At the height of the pandemic last March, Sheena Sood didn't join the flocks of those New York City residents fleeing the five boroughs. The founder and designer of fashion label Abacaxi stayed put in her Brooklyn apartment and made masks — thousands of them. Some were beaded, others tie-dyed, all hand-worked, escapist and of course, evocative of far less dystopian time.
"I was trying to think about what I could contribute, and for me, masks were one thing I could do," she remembers. "There wasn't much else you could focus on, so I just started making them and when I put them on my Instagram Stories, everybody needed them."
The masks didn't just give her a purpose during a terrifying, dizzying time. They also brought her textile-forward sustainable brand — which, at that point, had been in operation for more than seven years — to an entirely new consumer base when most business was sputtering to a halt.
This March, Sood had other plans. As the first twinges of pre-crisis normalcy began sweeping into Brooklyn, Sood boarded a flight to the Mexican coastal state of Oaxaca to commence an artists' residency. For nearly five weeks, she studied the art and practice of traditional plant dying, all under the tutelage of a master dyer.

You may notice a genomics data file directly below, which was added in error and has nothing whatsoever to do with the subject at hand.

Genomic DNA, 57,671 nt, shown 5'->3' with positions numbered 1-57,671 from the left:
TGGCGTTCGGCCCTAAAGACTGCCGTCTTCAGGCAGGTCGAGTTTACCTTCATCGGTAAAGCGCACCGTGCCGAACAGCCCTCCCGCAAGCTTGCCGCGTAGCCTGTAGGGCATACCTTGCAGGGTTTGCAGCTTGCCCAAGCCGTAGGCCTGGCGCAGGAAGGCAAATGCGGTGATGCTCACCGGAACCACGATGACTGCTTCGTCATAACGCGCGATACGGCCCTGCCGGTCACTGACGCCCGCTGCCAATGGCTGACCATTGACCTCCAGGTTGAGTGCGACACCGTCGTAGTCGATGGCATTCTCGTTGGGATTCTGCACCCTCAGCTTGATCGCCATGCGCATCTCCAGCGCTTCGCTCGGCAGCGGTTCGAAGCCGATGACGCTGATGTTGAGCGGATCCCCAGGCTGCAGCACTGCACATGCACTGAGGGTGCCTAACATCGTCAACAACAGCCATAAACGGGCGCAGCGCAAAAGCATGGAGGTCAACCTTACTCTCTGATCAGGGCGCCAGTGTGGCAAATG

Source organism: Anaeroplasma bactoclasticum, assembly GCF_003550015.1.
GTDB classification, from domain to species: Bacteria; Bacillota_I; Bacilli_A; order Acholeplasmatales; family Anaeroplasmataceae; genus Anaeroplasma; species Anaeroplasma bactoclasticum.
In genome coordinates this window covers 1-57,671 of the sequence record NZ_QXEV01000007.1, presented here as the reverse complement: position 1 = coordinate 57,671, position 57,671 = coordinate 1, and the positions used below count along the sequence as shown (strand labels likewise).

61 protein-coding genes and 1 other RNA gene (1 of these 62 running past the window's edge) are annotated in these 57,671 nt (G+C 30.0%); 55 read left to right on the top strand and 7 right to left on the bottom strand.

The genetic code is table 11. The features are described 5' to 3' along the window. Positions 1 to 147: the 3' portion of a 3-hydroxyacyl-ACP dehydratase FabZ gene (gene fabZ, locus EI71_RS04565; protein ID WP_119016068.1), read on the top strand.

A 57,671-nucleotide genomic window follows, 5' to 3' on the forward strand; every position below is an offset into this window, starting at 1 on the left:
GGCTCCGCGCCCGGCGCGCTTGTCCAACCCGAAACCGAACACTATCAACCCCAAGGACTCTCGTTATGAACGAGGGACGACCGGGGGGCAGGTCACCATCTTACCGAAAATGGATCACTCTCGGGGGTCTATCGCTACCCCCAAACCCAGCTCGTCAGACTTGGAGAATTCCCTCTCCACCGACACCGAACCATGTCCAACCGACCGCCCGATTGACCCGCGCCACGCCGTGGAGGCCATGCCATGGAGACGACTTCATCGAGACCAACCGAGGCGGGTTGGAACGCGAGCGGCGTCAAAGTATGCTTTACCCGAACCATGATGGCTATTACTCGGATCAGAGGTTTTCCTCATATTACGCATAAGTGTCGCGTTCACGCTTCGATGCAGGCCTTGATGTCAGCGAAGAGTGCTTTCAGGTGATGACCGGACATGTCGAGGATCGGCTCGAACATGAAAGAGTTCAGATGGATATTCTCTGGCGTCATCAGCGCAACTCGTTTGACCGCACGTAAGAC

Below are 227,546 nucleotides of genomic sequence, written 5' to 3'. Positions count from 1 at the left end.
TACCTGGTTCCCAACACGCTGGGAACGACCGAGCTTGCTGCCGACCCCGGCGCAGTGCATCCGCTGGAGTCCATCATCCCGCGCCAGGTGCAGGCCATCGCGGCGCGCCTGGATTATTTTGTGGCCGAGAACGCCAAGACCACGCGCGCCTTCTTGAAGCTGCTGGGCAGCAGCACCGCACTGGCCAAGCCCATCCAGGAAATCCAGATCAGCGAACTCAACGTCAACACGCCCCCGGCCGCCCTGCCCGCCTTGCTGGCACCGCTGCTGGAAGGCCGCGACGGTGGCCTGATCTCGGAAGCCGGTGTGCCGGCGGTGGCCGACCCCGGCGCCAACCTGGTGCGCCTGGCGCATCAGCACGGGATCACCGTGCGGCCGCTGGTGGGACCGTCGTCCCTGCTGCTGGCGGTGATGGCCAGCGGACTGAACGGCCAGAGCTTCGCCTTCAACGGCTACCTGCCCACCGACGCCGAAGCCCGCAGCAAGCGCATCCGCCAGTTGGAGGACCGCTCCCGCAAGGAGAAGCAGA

As a richly biodiverse region, Oaxaca has long been one of Mexico's leading producers of handcrafts, the processes for which the region's Indigenous groups have perfected over thousands of years. Sood arrived hoping to learn more about one of those processes, specifically: cochineal dyeing, derived from parasitic insects found on the pads of prickly pear cacti. The small, beetle-like bugs produce carminic acid, which, when extracted, yield a vibrant red ink.
Sood put her new expertise to work right away when she returned to Brooklyn and, not three months after her residency came to an end, cochineal-dyed pieces — including one particularly slinky, two-tone lavender slip dress — became available to shop on Abacaxi's website. Such is the Abacaxi way.
"Every designer has their own specialty, and fabric design is mine," says Sood. "I know that a lot of larger designers buy the original artwork from an artist or from a textile designer. The advantage for me is that, well, not only do I not have to do that, but creating those custom fabrics and prints is just part of my process."